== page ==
- For our latest convention updates, Let’s Plays, and other in-real-life video, check out our YouTube channel
- We’re also on iTunes, and Google Play, and would love it if you could leave a review and rating!
- if you want to reach us, and for some reason none of those work for you, try firstname.lastname@example.org
- You can check out our website; that will mostly bring you back to this stuff.
- Everything is
thenickscast, so if you can’t find us, go on your social network and search for that!
- … You’re still looking for ways to reach out? You can also use the hashtag
What is “Fanthropological”?
How did you read this far without asking this question?!
Fanthropological is an anthropological (ish) podcast where we bring the fan’s-eye view to you! Each week, we take a look at a different fandom, dig up interesting background, trivia, and history, and try to get to why it is that people are a fan. We also try to highlight good causes related to that fandom, and find interesting things that fans have created to share those to the world. Each episode is about an hour. Ish.
Who is “The Nickscast”?
We are the Nickscast! Three products of late-80s / early-90s pop culture who love exploring fandom and everything geek … who also happen to have been best buddies since high school, and all happen to be named Nick. Yes, we are super creative. Dare we say, the most creative.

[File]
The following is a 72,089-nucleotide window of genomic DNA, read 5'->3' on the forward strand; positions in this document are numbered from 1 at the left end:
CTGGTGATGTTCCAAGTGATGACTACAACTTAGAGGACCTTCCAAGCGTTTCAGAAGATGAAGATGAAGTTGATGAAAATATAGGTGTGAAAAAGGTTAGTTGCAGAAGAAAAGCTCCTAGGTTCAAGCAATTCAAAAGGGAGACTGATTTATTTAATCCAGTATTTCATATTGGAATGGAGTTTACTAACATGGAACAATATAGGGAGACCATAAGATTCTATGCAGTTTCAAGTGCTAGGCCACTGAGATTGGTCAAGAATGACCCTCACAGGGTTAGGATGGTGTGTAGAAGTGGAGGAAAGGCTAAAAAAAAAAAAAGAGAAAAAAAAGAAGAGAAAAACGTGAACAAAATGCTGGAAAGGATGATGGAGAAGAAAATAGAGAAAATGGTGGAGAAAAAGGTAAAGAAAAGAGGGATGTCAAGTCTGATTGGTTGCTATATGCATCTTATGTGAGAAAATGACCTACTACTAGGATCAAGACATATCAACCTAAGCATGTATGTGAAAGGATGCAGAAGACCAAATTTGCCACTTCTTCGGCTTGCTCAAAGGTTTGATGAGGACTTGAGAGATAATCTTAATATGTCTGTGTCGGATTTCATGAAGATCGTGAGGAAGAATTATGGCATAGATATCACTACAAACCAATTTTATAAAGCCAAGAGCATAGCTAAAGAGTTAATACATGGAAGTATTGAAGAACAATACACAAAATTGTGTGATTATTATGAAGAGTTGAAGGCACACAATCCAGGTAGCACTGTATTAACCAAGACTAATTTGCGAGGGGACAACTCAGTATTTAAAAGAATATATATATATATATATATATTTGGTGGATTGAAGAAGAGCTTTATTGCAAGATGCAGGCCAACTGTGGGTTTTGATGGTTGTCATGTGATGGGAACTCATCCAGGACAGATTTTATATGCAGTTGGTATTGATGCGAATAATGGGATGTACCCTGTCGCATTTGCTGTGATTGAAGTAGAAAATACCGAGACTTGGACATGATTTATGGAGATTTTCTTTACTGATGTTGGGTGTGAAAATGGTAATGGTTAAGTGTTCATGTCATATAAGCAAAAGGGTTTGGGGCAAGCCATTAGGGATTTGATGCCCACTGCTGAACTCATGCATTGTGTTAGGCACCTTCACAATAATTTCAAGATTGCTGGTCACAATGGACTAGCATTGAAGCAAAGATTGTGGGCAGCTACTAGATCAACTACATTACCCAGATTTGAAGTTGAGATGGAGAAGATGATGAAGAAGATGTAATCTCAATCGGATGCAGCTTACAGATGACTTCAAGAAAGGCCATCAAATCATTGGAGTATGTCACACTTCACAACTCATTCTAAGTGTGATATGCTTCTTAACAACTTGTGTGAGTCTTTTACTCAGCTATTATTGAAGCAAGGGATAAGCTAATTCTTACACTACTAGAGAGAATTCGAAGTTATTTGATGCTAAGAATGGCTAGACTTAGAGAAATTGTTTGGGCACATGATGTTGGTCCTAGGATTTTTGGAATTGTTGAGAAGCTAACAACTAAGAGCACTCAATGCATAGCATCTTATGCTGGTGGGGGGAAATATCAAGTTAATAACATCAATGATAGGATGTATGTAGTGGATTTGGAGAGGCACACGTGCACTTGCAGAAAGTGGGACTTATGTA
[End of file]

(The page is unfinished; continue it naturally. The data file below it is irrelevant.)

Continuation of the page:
We are Nick Green, Nick Terwoord, and Nick Zacharewicz: We started the Nickscast as a labour of love, and as a place to entertain and to discuss our love of fans and fandom, and all that is shiny and interesting in that realm. It’s what lead us to start our first podcast, our satellite podcasts, Fanthropological, and so much more.
We want to help others learn more about different fandoms, and to create empathy with other fans: We dream of a world where other fans aren’t “those Weird-o’s”, but just folks with different tastes. A world where fandom is full of discourse and analysis, and there are plenty of tools and resources to help. Fans building communities to do good in the world. Because everyone’s a fan.
Special thanks this week to YetiCon for having us as a featured panelist! We had a lot of fun, and hope to come back next year!
- Fanlore - Pokemon
- Wikipedia - Pokemon
- Wikipedia - Pokemon (video game series)
- Wikipedia - Satoshi Tajiri
- Nintendo Wikia - List of Pokemon Games
- Bulbapedia - List of Anime episodes
- Quora - How was Pokémon able to achieve such broad demographic appeal?
- Kotaku - The World of Pokemon Fan Games Has Become a Minefield
- Vice - Why I’m a Full-Grown Adult Who Still Loves ‘Pokemon’
- Reddit - ELI5: How and why did Pokemon win the popularity contest against Digimon?
- Siliconera - Pokémon’s Audience Is Growing Older
- Forbes - More Women Than Men Are Playing ‘Pokémon GO’–By A Lot
- Infoscout - Pokemon (Licensed) Consumer Insights
- Google Trends - Pokemon vs Digimon
Music / Sound
- All music and sound for this week’s episode were provided by Nick Green!